In the lex de pecuniis repetundis :

Line 5: for the second “quious” read “quioum”; line 18: for “sese ex” read “sese eos ex”; line 20: for “seit” read “siet”; line 21: for “quis nomen” read “quisque nomen”; line 24: for “tum is” read “tum eis”; line 25: for “arvorsariumve” read “advorsariumve”; line 27: for “erunt” read “erunt”; line 31: for “dicundo” read “deicundo”; line 38: for “ne quis” read “nei quis”; line 40: for “poterit, quoius” read “poterit, facito quoius”, for “ad sese adveniat” read “ad sese veniat”: line 86: for “vel in in sua” read “vel in sua”.

In the lex agraria :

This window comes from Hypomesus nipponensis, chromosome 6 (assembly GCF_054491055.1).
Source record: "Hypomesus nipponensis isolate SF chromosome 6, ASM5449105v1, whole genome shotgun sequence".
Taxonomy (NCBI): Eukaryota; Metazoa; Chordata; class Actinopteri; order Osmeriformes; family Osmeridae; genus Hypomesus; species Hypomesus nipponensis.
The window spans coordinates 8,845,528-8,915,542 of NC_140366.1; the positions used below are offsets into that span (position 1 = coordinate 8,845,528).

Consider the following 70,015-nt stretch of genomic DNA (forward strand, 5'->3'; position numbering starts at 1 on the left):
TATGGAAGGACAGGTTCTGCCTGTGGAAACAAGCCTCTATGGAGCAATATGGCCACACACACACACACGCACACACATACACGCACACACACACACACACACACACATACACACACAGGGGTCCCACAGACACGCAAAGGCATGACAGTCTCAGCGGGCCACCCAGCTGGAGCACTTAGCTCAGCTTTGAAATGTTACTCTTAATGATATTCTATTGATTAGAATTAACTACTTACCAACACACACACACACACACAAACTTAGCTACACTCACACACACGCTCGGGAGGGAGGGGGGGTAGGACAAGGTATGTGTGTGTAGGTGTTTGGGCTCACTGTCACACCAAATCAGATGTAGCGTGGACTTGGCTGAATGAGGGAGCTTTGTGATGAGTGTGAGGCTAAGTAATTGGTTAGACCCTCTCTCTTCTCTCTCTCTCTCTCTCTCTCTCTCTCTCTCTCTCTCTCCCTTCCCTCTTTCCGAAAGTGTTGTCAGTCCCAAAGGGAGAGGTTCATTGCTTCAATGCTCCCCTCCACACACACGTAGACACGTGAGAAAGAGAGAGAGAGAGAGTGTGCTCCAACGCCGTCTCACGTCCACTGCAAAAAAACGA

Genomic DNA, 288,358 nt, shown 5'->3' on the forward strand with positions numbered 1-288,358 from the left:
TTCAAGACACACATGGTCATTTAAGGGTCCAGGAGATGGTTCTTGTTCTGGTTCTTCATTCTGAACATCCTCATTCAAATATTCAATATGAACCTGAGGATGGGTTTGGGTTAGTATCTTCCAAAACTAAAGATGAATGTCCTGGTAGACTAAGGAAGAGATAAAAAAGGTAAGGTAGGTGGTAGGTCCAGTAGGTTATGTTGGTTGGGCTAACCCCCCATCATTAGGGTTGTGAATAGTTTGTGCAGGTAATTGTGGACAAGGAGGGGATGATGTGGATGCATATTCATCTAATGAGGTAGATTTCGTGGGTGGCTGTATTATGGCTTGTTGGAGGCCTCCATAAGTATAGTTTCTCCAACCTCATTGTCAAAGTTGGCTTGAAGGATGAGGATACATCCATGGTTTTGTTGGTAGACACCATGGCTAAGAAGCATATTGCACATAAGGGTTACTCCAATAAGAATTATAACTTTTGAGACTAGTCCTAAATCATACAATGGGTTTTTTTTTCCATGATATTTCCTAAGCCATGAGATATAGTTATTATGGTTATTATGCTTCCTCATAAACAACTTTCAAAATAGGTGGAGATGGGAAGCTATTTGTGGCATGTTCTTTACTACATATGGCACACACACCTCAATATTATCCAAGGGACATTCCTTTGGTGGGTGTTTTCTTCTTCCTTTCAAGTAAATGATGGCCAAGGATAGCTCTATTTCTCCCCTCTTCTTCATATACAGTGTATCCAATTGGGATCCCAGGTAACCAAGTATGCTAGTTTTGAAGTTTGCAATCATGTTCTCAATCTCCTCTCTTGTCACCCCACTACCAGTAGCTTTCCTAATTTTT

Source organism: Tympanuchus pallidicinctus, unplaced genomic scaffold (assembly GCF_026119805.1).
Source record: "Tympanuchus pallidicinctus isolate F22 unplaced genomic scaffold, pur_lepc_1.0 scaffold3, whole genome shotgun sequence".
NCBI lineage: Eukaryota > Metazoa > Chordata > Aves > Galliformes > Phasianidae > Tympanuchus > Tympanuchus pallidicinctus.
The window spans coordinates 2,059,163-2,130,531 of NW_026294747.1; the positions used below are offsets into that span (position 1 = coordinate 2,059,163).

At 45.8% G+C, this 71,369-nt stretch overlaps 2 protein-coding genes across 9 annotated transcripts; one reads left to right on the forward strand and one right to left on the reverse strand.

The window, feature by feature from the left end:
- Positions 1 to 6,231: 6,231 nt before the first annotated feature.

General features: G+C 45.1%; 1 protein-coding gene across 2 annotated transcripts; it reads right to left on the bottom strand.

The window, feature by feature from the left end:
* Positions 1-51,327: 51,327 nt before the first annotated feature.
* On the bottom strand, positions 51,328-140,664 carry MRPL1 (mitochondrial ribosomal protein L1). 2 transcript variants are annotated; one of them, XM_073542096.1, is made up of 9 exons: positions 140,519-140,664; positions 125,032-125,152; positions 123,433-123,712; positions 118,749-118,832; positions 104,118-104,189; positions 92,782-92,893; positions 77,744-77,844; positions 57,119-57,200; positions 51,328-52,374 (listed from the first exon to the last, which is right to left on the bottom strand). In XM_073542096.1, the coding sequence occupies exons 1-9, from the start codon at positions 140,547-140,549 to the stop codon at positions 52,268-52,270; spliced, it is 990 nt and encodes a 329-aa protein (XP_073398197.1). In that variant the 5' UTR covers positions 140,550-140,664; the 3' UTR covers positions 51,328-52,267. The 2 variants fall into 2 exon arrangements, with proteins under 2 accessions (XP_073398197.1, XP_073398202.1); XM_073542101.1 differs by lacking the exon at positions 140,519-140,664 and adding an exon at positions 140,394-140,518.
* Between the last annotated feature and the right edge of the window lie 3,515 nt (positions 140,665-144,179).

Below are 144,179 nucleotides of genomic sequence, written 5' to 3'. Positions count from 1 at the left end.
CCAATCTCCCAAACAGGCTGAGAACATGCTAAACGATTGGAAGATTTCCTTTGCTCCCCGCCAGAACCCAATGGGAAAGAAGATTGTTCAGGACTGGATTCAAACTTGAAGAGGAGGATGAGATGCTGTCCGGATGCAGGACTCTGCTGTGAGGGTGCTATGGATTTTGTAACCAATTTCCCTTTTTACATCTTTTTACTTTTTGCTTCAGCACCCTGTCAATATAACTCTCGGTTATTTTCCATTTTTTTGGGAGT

Line 17: for “re ius” read “re ita ius”; line 21: for “lo c ]um populi” read “lo c ]um publicum populi”; line 28: for “post hace” read “post hac”; for “Calpurnio cos. [ in” read “Calpurnio [ cos. in” (the app. crit. [p. 234] should also be corrected); line 29: for “Ro[ manei fuerunt ] read “Ro[ manei fuerunt civi ] (L. translates civi [in Roman type face as if it were in the preserved text and not a restoration!] and elsewhere the lex agr. always refers to civis Romanus rather than Romanus used substantivally [ll. 3, 15, 21, 58, 76, 83, 94]; L.’s claim that the space in the lacuna is not sufficiently large for civi seems to be refuted by the photo: the spacing of his restoration is obviously too large and in any case there seems to be on the right edge of Frag. Ba room for the letters RO which appear in the restoration); line 31: for “deve senatus” read “deve senati”; line 58: for “commutare liceto” read “commutareve liceto”; line 59: for “de]” read “de ]”; line 65: for “is emptor” read “is emptum”; line 68: for “reddiderit, adsignatum” read “reddiderit, ei adsignatum”; line 72: for “atque atque” read “atque”; line 73: for “non soluta erit” read “soluta non erit”; line 75: for “Africa quei” read “Africa est quei”; line 76: for “locei” read “loci”, for “populei ” read “populi “; line 78: for “oportebit” read “oportebitve”; line 79: for “Romanei” read “Romani” (?the photo is hard to make out, but all earlier edd. read “Romani” without comment); line 80: for “relatum” read “rellatum”; line 91: for “venierit” read “venieit”; line 99: for “aedificei” read “aedifici”.